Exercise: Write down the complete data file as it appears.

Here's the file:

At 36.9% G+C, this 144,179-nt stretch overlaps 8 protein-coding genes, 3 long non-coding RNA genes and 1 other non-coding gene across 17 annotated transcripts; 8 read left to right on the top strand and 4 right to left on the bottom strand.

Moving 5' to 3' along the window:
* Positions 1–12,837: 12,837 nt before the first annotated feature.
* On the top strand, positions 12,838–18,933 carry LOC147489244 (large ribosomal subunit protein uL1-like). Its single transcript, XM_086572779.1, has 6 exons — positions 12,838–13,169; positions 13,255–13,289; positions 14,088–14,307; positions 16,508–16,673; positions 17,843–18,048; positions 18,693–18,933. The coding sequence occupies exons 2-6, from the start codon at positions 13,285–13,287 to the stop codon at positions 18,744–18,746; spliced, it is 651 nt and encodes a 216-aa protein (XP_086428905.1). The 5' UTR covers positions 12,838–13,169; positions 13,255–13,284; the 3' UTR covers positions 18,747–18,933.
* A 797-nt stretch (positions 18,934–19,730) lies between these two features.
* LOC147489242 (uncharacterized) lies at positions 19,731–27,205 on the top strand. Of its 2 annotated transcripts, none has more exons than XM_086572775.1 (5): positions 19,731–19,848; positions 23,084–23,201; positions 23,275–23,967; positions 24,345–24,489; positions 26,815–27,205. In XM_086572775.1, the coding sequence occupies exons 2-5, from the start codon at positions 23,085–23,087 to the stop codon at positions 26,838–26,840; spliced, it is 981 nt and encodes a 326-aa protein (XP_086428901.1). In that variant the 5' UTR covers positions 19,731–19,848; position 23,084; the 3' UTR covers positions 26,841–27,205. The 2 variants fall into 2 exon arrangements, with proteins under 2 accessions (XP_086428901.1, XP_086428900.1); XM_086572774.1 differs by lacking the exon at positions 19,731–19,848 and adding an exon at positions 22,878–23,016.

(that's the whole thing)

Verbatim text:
At 36.9% G+C, this 144,179-nt stretch overlaps 8 protein-coding genes, 3 long non-coding RNA genes and 1 other non-coding gene across 17 annotated transcripts; 8 read left to right on the top strand and 4 right to left on the bottom strand.

Moving 5' to 3' along the window:
* Positions 1–12,837: 12,837 nt before the first annotated feature.
* On the top strand, positions 12,838–18,933 carry LOC147489244 (large ribosomal subunit protein uL1-like). Its single transcript, XM_086572779.1, has 6 exons — positions 12,838–13,169; positions 13,255–13,289; positions 14,088–14,307; positions 16,508–16,673; positions 17,843–18,048; positions 18,693–18,933. The coding sequence occupies exons 2-6, from the start codon at positions 13,285–13,287 to the stop codon at positions 18,744–18,746; spliced, it is 651 nt and encodes a 216-aa protein (XP_086428905.1). The 5' UTR covers positions 12,838–13,169; positions 13,255–13,284; the 3' UTR covers positions 18,747–18,933.
* A 797-nt stretch (positions 18,934–19,730) lies between these two features.
* LOC147489242 (uncharacterized) lies at positions 19,731–27,205 on the top strand. Of its 2 annotated transcripts, none has more exons than XM_086572775.1 (5): positions 19,731–19,848; positions 23,084–23,201; positions 23,275–23,967; positions 24,345–24,489; positions 26,815–27,205. In XM_086572775.1, the coding sequence occupies exons 2-5, from the start codon at positions 23,085–23,087 to the stop codon at positions 26,838–26,840; spliced, it is 981 nt and encodes a 326-aa protein (XP_086428901.1). In that variant the 5' UTR covers positions 19,731–19,848; position 23,084; the 3' UTR covers positions 26,841–27,205. The 2 variants fall into 2 exon arrangements, with proteins under 2 accessions (XP_086428901.1, XP_086428900.1); XM_086572774.1 differs by lacking the exon at positions 19,731–19,848 and adding an exon at positions 22,878–23,016.